High Cost of Education Sparks Bright Idea


Texan Cameron Meyer found apprenticeship provided a path to career opportunities as an electrical lineman.

On the brink of becoming an independent adult, there were many paths Texas native Cameron Meyer had to consider. He saw education as his best option and began to study construction management at a California community college. At the same time, the 18-year-old was holding down a full-time job earning around $220 per week.

By the time Meyer learned about the U.S. Department of Labor’s Sector of Excellence Apprenticeship, he was quickly realizing the long days of studying, working and trying to make ends meet were becoming too challenging. A family friend who was aware that a surge in retirements by older workers had created a shortage of electrical linemen, suggested Meyer try the field.

Silhouette of workers inspecting telephone lines. Demand for linemen has increased in Texas.

The idea prompted him to do some research. He recalled thinking: “I could keep struggling, always exhausted by full-time work and school, barely getting by, having to borrow money, or I could take another route.” After learning more about how the department was fostering partnerships between employers, training providers and community-based organizations to increase the number of apprentices nationwide, Meyer enrolled in a 15-week lineman apprenticeship program.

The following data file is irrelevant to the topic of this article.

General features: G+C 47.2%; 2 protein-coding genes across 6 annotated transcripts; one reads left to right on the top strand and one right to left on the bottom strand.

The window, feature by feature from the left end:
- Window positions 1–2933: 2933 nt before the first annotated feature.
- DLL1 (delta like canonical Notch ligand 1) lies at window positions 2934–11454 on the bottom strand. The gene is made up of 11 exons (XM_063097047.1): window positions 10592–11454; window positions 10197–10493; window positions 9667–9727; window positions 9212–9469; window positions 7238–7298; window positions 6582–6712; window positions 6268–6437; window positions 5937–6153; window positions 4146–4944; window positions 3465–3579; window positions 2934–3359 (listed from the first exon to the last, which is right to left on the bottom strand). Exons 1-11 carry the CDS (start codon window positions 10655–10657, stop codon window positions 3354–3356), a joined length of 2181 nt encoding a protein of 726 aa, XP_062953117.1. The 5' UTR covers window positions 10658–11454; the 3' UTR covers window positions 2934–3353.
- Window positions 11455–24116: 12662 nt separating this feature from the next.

His decision to enroll in Northwest Lineman College in Denton, Texas, was “a no brainer.” Choosing an apprenticeship, he said, gave him “classroom and on-the-job training,” and spared him the debt and obligation of student loans.  After graduation, a local company – Power Line Services Inc. – hired Meyer as an apprentice lineman for its four-year program. The company paid his apprenticeship fees and his wages.

At 24, Meyer is now a foreman who supervises other linemen, and is on his way to a career in his new field.

To learn more about exploring opportunities to be an apprentice, or if you’re an employer who would like to find out how apprenticeship can work for you, please visit dol.gov /apprenticeship.

Editor’s note: The “DOL Working for You” series highlights the department’s programs in action. View other blog posts in the series here.

Dudley Light is Regional Director for Region 4 in the Office of Apprenticeship.


Source: High Cost of Education Sparks Bright Idea

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